Editor’s note: This is the fifth and final installment in a 5-part series on human motivation. Visit Part I for an introduction to this audacious series.
Intrinsic motivation. Internalized motivation. Doing things that are consistent with who we are and for the gratification they bring. I can’t say it enough: intrinsic motivation is critical to our vitality and well-being.
If we wish to grow as a culture, as a society, we must foster intrinsic motivation both within ourselves and in others.
In this series on motivation, I’ve tried – hopefully at least somewhat successfully – to make the case that intrinsic motivation is a construct worth valuing and promoting.
The four previous posts that make up this series highlighted three basic psychological needs that we all share and that fortify our development of intrinsic motivation. The series also demonstrated [a few ways each of these needs might be fostered]:
- Autonomy – feeling that our behavior is self-directed and self-governed. [ways to foster: providing meaningful choice; encouraging exploration; providing rationale for requests];
- Relatedness – feeling connected and affiliated with human and non-human others. [promoting play, facilitating co-discovery; teaching empathy and active listening];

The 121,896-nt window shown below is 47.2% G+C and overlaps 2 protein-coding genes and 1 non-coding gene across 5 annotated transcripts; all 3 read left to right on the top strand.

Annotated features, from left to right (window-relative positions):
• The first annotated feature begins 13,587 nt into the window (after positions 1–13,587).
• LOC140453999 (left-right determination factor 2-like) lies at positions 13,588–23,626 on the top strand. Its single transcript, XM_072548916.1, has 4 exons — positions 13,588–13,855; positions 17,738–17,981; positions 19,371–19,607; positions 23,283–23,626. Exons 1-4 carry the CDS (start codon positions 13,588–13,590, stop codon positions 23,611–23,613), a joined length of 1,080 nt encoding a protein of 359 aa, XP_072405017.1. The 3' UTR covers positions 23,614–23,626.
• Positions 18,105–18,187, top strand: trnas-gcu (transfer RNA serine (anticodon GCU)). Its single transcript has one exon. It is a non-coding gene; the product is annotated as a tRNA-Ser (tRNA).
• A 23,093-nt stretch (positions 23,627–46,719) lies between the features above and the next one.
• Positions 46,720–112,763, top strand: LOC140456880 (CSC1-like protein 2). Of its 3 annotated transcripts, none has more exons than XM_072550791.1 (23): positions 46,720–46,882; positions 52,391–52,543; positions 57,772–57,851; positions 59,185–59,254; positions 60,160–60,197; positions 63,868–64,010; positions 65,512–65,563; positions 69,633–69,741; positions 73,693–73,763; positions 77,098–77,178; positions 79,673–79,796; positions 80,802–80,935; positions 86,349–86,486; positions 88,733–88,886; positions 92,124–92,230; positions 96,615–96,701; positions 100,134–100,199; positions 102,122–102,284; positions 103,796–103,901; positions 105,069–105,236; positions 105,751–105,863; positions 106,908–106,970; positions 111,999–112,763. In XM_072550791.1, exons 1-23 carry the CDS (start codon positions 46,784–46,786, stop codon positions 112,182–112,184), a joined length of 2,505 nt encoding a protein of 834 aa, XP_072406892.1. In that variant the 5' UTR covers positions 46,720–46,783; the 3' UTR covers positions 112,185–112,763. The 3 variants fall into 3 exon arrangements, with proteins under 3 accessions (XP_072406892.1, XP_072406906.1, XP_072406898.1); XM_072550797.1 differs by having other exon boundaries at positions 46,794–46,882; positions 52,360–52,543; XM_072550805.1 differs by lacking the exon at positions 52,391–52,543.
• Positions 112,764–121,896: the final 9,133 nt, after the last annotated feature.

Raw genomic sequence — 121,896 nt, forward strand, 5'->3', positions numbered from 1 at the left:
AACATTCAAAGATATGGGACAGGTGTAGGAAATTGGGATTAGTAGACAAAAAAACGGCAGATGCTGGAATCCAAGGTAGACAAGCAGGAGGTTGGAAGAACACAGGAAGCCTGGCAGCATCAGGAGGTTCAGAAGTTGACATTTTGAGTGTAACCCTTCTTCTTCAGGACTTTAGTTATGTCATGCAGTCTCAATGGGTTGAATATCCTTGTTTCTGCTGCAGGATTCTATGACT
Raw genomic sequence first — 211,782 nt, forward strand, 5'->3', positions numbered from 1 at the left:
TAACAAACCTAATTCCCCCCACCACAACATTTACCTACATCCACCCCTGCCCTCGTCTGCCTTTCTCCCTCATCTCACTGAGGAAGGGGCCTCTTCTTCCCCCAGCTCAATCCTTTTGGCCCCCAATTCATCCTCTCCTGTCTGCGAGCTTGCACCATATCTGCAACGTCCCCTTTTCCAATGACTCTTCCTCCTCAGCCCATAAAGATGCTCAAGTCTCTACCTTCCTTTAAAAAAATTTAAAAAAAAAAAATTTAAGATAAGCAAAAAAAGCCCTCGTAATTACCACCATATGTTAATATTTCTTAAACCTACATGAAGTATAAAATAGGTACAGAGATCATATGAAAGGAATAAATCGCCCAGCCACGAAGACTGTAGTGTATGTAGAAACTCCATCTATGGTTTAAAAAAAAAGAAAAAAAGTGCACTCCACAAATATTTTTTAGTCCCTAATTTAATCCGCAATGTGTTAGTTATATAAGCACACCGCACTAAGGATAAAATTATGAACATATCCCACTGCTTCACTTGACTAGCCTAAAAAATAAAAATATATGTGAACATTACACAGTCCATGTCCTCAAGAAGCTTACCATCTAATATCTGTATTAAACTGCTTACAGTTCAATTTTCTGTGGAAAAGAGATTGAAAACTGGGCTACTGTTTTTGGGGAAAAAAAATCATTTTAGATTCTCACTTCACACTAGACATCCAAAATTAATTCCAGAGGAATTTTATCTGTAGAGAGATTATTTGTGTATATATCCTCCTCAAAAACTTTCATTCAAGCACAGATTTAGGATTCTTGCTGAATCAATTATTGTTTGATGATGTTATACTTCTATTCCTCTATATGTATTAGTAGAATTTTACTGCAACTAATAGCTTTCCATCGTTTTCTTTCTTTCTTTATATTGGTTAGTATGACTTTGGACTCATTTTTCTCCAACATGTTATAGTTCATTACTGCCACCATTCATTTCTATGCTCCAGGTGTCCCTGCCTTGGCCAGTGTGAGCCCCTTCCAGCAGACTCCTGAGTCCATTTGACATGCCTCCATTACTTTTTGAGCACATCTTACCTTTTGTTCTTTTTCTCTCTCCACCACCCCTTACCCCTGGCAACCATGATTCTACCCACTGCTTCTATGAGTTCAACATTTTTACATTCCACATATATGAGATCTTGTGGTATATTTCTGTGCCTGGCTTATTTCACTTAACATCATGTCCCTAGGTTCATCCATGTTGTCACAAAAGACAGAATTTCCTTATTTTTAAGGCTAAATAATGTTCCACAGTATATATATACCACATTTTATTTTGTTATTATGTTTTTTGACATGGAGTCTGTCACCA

- Competence – feeling a sense of mastery and effectiveness. [providing positive constructive feedback; creating opportunities for skills practice].
Satisfying these needs virtually guarantees that we’ll enter into an activity with a sense of purpose and enjoyment. The more we carry out activities for intrinsic reasons, the more we grow as healthy, vital, and effective people.
Quite unfortunately, a second’s pondering reveals that we do scores of things for extrinsic reasons – reasons that derive from outside our concept of self. Rewards for otherwise inherently enjoyable activities, like when children receive tokens for walking to school with their friends; working simply for the paycheck, rather than finding meaning in our job; seeking positions of power so as to control and influence people, rather than desiring to help “make a difference” – these common examples both undermine intrinsic motivation and strongly predict lower wellness and greater ill-being.
Our culture’s infatuation with high-stakes testing, reward-based pay, competition, incentives for certain types of “development”, among many other extrinsic-focused examples, suggest that we’re misguided in harnessing individuals’ and communities’ inherent creativity and passion. Instead, we should be leveraging people’s intrinsic drives to create, work collaboratively, and live in greater harmony. If you agree with this position, then I ask you:
How might we foster intrinsic forms of motivation within ourselves and in others toward creating a more ecologically conscious, equitable, and livable society?Follow SethLaJ307